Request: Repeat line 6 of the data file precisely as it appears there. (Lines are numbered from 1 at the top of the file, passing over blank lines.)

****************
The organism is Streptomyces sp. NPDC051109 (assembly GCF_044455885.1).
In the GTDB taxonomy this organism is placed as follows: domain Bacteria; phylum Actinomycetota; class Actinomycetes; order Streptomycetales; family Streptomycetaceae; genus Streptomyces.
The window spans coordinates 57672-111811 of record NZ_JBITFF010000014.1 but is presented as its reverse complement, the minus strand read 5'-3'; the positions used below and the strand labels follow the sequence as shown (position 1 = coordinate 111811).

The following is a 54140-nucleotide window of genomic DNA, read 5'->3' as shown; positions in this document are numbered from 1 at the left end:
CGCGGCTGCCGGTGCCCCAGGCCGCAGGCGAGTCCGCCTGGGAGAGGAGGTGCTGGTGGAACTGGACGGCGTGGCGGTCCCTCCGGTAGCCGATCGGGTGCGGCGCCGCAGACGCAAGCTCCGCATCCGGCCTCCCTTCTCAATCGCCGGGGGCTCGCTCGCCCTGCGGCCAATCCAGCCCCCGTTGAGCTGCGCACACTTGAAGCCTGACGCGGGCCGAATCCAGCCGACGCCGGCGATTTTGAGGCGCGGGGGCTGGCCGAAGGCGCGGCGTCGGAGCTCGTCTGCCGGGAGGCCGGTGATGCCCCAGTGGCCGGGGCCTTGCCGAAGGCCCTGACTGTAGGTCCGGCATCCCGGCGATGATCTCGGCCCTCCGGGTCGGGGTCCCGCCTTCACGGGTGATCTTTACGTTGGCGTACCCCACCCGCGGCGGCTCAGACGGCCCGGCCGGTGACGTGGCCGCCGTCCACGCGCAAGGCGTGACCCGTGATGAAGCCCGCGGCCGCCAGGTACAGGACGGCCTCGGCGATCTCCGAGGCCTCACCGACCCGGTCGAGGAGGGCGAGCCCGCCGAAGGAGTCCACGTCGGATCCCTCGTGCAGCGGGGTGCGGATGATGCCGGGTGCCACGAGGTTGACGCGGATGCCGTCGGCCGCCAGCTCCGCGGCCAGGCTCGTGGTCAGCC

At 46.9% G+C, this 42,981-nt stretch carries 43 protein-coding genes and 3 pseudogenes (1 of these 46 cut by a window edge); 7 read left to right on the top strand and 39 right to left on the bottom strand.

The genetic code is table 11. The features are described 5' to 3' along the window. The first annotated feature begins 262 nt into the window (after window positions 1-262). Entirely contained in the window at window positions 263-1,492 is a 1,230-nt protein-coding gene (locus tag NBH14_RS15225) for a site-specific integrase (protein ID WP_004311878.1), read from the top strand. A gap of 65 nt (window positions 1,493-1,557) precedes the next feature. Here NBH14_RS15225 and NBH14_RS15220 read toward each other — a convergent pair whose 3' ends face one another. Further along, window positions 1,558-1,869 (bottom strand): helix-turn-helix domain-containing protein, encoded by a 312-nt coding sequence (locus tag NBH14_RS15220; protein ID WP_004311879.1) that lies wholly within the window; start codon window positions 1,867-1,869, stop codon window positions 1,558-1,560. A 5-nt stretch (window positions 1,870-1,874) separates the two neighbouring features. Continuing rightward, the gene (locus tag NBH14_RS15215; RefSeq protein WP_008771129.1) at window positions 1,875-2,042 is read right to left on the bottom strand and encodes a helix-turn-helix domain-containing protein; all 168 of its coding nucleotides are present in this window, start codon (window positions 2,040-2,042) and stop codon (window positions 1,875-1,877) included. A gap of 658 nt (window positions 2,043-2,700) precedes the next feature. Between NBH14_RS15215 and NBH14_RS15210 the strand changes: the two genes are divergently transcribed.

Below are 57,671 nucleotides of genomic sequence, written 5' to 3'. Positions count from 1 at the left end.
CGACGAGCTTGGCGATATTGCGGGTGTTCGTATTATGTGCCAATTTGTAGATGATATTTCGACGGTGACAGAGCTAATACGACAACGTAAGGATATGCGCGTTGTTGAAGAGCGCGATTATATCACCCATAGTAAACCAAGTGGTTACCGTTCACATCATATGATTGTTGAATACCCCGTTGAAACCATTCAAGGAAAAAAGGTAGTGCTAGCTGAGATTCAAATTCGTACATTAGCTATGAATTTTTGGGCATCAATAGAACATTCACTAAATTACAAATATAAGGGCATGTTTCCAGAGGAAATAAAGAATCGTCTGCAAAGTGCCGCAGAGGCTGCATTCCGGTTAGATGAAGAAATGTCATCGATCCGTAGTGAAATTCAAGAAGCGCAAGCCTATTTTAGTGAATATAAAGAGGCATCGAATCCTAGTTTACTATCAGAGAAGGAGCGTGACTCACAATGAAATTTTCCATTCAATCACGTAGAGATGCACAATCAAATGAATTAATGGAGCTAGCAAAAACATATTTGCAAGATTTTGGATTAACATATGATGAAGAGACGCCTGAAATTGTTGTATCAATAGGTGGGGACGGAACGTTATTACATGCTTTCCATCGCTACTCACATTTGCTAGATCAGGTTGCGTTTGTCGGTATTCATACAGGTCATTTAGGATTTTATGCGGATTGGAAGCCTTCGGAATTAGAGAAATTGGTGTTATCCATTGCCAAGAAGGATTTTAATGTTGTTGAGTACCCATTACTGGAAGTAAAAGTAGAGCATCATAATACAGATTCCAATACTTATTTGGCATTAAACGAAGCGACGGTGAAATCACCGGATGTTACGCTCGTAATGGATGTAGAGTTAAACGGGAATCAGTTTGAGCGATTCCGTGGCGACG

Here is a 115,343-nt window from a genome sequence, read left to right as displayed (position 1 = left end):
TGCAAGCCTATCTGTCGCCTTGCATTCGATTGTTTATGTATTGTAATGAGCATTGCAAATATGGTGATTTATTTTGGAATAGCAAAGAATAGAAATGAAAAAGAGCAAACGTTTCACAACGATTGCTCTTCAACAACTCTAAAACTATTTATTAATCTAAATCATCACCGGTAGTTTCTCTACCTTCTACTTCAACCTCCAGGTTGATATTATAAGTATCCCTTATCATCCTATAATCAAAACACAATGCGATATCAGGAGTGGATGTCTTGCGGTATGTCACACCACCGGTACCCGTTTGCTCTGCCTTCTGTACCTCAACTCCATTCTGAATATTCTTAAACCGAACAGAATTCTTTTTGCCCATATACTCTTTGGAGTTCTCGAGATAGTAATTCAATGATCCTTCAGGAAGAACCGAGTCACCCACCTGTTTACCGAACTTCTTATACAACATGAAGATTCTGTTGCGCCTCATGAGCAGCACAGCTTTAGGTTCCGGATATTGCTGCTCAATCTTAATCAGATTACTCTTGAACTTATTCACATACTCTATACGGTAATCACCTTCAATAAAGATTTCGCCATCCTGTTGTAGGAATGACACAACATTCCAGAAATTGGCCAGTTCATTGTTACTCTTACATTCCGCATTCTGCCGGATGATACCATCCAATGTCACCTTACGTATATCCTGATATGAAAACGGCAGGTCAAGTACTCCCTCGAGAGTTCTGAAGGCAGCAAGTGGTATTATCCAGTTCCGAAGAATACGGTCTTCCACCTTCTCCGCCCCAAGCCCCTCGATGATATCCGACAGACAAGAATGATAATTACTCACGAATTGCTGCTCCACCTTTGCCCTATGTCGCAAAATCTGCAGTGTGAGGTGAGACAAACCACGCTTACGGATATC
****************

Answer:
At 46.9% G+C, this 42,981-nt stretch carries 43 protein-coding genes and 3 pseudogenes (1 of these 46 cut by a window edge); 7 read left to right on the top strand and 39 right to left on the bottom strand.